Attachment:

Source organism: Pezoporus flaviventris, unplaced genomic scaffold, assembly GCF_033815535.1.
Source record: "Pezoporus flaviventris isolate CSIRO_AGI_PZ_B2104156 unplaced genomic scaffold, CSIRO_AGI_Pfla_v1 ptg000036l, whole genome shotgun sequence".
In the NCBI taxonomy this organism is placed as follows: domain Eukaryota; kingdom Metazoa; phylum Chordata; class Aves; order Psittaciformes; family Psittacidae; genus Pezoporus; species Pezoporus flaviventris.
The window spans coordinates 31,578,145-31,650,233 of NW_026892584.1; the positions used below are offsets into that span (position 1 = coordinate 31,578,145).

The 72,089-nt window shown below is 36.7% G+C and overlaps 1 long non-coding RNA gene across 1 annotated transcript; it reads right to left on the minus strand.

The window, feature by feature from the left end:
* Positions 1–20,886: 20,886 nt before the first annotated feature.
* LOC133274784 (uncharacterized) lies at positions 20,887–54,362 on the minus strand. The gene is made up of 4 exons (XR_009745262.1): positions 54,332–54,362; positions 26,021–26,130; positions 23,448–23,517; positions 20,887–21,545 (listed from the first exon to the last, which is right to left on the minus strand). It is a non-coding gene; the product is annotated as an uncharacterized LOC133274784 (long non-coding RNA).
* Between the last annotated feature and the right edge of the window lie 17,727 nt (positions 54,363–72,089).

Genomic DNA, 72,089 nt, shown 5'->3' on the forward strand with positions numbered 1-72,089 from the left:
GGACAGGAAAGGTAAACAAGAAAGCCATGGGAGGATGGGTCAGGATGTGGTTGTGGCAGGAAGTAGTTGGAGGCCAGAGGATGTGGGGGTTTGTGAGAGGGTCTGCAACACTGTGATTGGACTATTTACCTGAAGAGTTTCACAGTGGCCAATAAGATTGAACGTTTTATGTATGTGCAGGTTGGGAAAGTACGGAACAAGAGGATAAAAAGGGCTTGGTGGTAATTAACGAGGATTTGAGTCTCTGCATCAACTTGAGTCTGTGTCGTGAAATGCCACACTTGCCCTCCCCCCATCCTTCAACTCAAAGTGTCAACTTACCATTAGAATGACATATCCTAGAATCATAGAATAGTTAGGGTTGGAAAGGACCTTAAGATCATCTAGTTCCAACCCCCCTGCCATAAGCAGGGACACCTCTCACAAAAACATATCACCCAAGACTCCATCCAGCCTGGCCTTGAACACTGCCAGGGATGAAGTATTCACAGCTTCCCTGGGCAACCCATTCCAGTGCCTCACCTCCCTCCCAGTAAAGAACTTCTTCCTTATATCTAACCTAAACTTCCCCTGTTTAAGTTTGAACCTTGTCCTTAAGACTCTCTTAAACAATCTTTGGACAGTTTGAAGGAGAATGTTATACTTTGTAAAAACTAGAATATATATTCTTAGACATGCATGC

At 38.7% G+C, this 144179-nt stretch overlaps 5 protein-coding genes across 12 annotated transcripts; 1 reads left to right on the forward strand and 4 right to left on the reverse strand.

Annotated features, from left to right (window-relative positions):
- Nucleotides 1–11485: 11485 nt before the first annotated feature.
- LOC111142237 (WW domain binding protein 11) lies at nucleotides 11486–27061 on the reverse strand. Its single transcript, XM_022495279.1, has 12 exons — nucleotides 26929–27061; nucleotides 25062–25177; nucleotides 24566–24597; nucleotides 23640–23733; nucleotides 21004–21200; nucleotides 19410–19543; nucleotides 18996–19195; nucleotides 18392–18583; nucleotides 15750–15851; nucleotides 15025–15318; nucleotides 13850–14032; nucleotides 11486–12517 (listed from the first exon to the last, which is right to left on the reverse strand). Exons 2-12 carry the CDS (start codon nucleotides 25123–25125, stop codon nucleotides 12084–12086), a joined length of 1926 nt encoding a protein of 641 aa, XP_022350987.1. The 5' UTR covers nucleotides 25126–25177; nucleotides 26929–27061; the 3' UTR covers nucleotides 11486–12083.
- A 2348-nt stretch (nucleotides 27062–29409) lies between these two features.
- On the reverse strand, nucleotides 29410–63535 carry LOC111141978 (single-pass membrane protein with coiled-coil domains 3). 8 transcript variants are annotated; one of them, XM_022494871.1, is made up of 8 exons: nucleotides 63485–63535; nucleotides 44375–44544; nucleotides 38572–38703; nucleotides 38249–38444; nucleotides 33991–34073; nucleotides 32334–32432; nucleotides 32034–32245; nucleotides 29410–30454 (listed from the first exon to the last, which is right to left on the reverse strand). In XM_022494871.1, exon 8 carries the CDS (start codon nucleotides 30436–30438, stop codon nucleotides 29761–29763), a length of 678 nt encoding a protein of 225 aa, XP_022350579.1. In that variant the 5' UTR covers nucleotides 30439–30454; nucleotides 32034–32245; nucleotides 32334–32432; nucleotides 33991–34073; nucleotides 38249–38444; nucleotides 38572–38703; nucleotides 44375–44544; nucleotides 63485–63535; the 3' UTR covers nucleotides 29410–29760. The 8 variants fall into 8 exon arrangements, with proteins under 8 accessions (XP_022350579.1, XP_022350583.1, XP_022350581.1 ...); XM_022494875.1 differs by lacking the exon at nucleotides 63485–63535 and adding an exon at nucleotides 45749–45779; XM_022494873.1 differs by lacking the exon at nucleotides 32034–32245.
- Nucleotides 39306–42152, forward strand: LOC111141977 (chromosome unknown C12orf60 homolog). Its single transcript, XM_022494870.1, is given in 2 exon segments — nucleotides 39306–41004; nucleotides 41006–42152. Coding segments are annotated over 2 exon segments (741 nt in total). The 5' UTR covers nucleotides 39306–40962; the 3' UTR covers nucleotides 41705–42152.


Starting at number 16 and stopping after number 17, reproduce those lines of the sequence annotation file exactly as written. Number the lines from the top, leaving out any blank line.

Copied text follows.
- A 2348-nt stretch (nucleotides 27062–29409) lies between these two features.
- On the reverse strand, nucleotides 29410–63535 carry LOC111141978 (single-pass membrane protein with coiled-coil domains 3). 8 transcript variants are annotated; one of them, XM_022494871.1, is made up of 8 exons: nucleotides 63485–63535; nucleotides 44375–44544; nucleotides 38572–38703; nucleotides 38249–38444; nucleotides 33991–34073; nucleotides 32334–32432; nucleotides 32034–32245; nucleotides 29410–30454 (listed from the first exon to the last, which is right to left on the reverse strand). In XM_022494871.1, exon 8 carries the CDS (start codon nucleotides 30436–30438, stop codon nucleotides 29761–29763), a length of 678 nt encoding a protein of 225 aa, XP_022350579.1. In that variant the 5' UTR covers nucleotides 30439–30454; nucleotides 32034–32245; nucleotides 32334–32432; nucleotides 33991–34073; nucleotides 38249–38444; nucleotides 38572–38703; nucleotides 44375–44544; nucleotides 63485–63535; the 3' UTR covers nucleotides 29410–29760. The 8 variants fall into 8 exon arrangements, with proteins under 8 accessions (XP_022350579.1, XP_022350583.1, XP_022350581.1 ...); XM_022494875.1 differs by lacking the exon at nucleotides 63485–63535 and adding an exon at nucleotides 45749–45779; XM_022494873.1 differs by lacking the exon at nucleotides 32034–32245.